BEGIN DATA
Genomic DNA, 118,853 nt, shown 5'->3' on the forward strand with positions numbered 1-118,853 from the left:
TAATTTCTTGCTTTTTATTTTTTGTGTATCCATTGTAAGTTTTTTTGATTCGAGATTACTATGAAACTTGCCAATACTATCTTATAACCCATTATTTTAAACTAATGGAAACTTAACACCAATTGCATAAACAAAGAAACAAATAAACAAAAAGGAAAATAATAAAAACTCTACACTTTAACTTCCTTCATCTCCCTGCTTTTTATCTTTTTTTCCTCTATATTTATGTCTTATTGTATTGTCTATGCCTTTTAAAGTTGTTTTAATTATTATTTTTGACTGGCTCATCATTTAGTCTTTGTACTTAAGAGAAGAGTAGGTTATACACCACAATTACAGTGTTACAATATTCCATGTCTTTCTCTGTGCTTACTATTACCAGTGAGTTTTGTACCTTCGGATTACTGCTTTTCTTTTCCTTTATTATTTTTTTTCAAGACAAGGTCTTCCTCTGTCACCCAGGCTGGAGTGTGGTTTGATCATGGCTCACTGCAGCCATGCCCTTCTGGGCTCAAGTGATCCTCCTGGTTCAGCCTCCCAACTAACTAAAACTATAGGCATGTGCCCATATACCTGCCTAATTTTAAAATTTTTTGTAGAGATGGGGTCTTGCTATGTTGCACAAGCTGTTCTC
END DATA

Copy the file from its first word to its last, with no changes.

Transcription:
Genomic DNA, 118,853 nt, shown 5'->3' on the forward strand with positions numbered 1-118,853 from the left:
TAATTTCTTGCTTTTTATTTTTTGTGTATCCATTGTAAGTTTTTTTGATTCGAGATTACTATGAAACTTGCCAATACTATCTTATAACCCATTATTTTAAACTAATGGAAACTTAACACCAATTGCATAAACAAAGAAACAAATAAACAAAAAGGAAAATAATAAAAACTCTACACTTTAACTTCCTTCATCTCCCTGCTTTTTATCTTTTTTTCCTCTATATTTATGTCTTATTGTATTGTCTATGCCTTTTAAAGTTGTTTTAATTATTATTTTTGACTGGCTCATCATTTAGTCTTTGTACTTAAGAGAAGAGTAGGTTATACACCACAATTACAGTGTTACAATATTCCATGTCTTTCTCTGTGCTTACTATTACCAGTGAGTTTTGTACCTTCGGATTACTGCTTTTCTTTTCCTTTATTATTTTTTTTCAAGACAAGGTCTTCCTCTGTCACCCAGGCTGGAGTGTGGTTTGATCATGGCTCACTGCAGCCATGCCCTTCTGGGCTCAAGTGATCCTCCTGGTTCAGCCTCCCAACTAACTAAAACTATAGGCATGTGCCCATATACCTGCCTAATTTTAAAATTTTTTGTAGAGATGGGGTCTTGCTATGTTGCACAAGCTGTTCTC